Two cultivars (Citrus grandis (L.) Osbeck PO 51 and PO 52) of Malaysian pomelo juices were studied by examining their physicochemical properties (i.e. pH, °Brix and titratable acidity), volatile and non-volatile components (sugars and organic acids). Using solvent extraction and headspace solid-phase microextraction, 49 and 65 volatile compounds were identified by gas chromatography-mass spectrometer/flame ionisation detector, respectively. Compared to pink pomelo juice (cultivar PO 52), white pomelo juice (cultivar PO 51) contained lower amount of total volatiles but higher terpenoids. Descriptive sensory evaluation indicated that white pomelo juice was milder in taste especially acidity. Furthermore, principal component analysis and partial least square regression revealed a strong correlation in pomelo juices between their chemical components and some flavour attributes (i.e. acidic, fresh, peely and sweet). Hence, this research enabled a deeper insight into the flavour of this unique citrus fruit.
The effects of various factors, including the extraction time, temperature, solvent/material ratio, the ultrasonic intensity and duty cycle of ultrasonic irradiation on the extraction yield of all-trans-lycopene from red grapefruit by ultrasound-assisted extraction (UAE) were investigated. In comparison with conventional solvent extraction (CSE), UAE showed a pronounced greater extraction yield and reduced extraction time effectively with a peak value at 30 min. The extraction yield was significantly influenced by temperature and the optimum condition was 30 °C. The extraction yield increased with increasing of solvent/material ratio until equilibrium was arrived at the optimal ratio of 3:1 (mL/g). The extraction yield increased first and then decreased with an increase in ultrasonic intensity. The extraction yield of UAE increased with the increase of duty cycle, whereas pulsed ultrasound with proper intervals was more efficient than continuous ultrasonication. The degradation via isomerisation of all-trans-lycopene under ultrasonic treatment was also observed with the formation of 9,13'-di-cis-, 9,13-di-cis-, 15-cis-, 13-cis- and 9-cis-lycopene isomers which were tentatively identified by HPLC-PAD.
Aroma extract dilution analyses of the aromas of peels and juices of white and pink grapefruits revealed that rotundone that was responsible for woody odor was detected at higher flavor dilution factors of 256 to 1024. In both juices, rotundone was detected at the highest FD factor of 1024. Rotundone in the grapefruits was quantitated by a stable isotope dilution assay with a newly synthesized deuterium-labeled internal standard, rotundone-d2,3: its levels were 2180 and 1920 ng/kg in white and pink grapefruit peels, and 29.6 and 49.8 ng/kg in white and pink grapefruit juices. On the basis of these results, sensory analysis was performed to assess the effects of rotundone on a white grapefruit juice aroma reconstitute. This sensory analysis revealed that rotundone does not only impart a woody note or affect one of the existing attributes, but also increases various attributes, and thus confirmed that rotundone is indispensable for the aroma of grapefruit juice.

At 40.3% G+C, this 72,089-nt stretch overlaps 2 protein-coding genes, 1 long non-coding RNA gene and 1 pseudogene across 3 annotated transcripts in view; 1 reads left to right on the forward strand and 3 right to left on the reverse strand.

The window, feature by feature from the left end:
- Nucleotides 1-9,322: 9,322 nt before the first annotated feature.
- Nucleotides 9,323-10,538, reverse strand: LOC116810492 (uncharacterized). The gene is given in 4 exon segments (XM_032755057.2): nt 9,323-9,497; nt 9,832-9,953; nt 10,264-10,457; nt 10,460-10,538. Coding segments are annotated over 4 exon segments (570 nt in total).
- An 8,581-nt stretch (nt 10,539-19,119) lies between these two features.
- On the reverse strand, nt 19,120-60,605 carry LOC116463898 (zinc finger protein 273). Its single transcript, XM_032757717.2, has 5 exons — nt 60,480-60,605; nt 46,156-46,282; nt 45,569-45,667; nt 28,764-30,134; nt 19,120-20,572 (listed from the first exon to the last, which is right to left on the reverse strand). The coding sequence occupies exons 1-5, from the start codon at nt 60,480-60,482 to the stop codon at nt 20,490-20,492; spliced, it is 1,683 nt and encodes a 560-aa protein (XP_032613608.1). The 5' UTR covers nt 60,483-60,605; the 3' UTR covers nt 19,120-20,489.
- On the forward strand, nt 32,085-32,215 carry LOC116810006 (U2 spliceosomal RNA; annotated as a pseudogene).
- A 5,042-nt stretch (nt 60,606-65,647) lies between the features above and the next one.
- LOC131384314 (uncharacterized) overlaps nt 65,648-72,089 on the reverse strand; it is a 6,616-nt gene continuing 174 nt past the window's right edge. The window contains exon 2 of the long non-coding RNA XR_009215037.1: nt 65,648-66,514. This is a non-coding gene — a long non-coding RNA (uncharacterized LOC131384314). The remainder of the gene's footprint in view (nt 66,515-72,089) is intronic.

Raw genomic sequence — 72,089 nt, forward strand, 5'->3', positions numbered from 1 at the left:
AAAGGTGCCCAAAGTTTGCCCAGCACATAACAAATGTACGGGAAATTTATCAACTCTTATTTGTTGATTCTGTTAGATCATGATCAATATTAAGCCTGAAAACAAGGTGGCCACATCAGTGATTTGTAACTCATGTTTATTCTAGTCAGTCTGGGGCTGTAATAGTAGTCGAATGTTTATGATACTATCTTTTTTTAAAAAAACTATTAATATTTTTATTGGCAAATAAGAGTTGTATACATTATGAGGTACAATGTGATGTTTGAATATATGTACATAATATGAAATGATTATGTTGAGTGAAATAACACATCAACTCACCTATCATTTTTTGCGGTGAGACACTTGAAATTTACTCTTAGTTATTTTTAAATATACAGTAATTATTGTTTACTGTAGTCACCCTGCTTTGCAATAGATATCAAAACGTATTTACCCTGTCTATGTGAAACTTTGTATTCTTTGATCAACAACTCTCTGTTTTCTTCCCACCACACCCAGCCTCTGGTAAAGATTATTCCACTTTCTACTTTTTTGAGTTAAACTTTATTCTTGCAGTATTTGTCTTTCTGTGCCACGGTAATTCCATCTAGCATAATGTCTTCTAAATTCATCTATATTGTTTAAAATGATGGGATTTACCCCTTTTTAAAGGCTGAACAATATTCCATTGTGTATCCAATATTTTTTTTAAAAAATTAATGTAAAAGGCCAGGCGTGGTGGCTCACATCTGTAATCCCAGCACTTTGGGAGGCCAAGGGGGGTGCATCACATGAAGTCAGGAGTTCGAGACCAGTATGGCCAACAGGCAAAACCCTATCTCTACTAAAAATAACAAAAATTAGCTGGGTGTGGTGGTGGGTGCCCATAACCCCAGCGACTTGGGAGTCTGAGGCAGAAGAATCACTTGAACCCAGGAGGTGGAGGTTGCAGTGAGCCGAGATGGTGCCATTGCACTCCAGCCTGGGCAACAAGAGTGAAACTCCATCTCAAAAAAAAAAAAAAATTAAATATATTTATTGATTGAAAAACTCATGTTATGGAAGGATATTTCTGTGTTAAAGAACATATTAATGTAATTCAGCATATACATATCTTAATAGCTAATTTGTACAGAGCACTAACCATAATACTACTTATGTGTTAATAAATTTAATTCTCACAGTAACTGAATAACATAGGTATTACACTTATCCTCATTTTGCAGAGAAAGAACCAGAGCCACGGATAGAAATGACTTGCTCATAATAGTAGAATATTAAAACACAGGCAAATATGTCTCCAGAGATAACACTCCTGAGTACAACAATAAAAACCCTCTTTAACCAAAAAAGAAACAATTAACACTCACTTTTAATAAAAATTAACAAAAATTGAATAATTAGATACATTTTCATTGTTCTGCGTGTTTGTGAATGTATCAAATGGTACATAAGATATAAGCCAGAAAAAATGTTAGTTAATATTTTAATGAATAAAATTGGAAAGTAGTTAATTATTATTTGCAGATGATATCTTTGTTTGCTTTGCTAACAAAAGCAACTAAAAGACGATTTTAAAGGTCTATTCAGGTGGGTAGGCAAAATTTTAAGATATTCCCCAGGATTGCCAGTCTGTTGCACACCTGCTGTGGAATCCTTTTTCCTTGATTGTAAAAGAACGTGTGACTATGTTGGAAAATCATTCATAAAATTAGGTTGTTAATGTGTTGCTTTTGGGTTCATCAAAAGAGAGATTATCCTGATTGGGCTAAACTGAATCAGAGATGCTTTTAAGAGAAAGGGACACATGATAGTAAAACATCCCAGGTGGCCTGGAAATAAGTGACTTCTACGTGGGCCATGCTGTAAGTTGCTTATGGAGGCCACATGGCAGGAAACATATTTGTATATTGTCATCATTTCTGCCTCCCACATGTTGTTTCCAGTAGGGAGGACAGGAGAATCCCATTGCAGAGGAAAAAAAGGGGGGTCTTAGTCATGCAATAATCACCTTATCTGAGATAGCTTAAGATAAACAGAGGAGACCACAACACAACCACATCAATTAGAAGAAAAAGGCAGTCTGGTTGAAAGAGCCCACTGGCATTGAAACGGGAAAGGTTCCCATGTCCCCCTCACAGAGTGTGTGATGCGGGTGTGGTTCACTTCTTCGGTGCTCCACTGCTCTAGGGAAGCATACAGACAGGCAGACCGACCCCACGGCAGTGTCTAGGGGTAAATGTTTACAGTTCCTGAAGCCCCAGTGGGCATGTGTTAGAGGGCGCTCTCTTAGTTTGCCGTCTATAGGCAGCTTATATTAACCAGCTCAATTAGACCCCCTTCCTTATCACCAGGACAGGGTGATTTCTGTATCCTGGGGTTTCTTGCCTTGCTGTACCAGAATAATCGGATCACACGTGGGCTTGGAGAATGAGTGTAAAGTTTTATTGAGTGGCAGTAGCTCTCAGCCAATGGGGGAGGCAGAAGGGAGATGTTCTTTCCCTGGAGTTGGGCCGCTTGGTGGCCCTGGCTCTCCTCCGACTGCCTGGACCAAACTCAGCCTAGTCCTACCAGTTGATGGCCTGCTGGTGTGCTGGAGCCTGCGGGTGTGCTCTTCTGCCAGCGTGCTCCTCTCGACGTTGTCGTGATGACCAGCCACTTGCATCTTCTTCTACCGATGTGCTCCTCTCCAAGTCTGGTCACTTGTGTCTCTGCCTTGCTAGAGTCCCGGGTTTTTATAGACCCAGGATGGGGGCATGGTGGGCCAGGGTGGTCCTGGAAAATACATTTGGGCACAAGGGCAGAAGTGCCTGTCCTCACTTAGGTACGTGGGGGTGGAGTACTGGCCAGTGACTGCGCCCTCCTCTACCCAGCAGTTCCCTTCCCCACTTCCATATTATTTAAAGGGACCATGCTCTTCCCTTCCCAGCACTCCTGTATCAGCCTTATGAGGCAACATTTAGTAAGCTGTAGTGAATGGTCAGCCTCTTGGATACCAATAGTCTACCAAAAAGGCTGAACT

Although studies have quantified bacterial transfer between hands and various materials, cross-contamination between the surface of fresh citrus fruit and the edible portions during hand peeling has not been reported. This study quantifies transfer of Salmonella to the edible portion of citrus fruit from a contaminated peel during hand peeling. Citrus fruits used for this study were Citrus sinensis (sweet orange) cultivars ‘Valencia’ and ‘Navel’, Citrus unshiu (Satsuma mandarins), Citrus reticulata × Citrus paradisi (‘Minneola’ tangelo or ‘Honeybell’), and C. paradisi (grapefruit) cultivar ‘Marsh’. An avirulent Salmonella Typhimurium LT2 (ATCC 700720) resistant to rifampin was used for all experiments. The inoculum containing approximately 9 log CFU/mL (50 μL) was spot inoculated onto the equator, stem, or styler of each fruit and allowed to dry for 24 h. Six volunteers put on single-use latex gloves and peeled inoculated fruit. Peel, edible fruit portion, and gloves were collected and enumerated separately. Three replicates of the study were performed in which each volunteer peeled two inoculated fruit of each variety (n = 36 fruit per variety). Cross-contamination from contaminated surface of citrus fruits to edible portion or gloved hands during peeling was affected by inoculation sites. Average Salmonella transfer to the edible portion ranged from 0.16% (Valencia inoculated at the equator) to 5.41% (navel inoculated at the stem). Average Salmonella transfer to gloved hands ranged from 0.41% (grapefruit inoculated at the stem) to 8.97% (navel inoculated at the stem). Most Salmonella remained on the peel of citrus fruits. The average level of Salmonella remaining on the peel ranged from 5.37% (Minneola inoculated at the equator) to 66.3% (Satsuma inoculated at the styler). When grapefruit was inoculated, the Salmonella that remained on the peel showed a bimodal pattern in which some individuals left almost all Salmonella on the peel, while others left substantially less.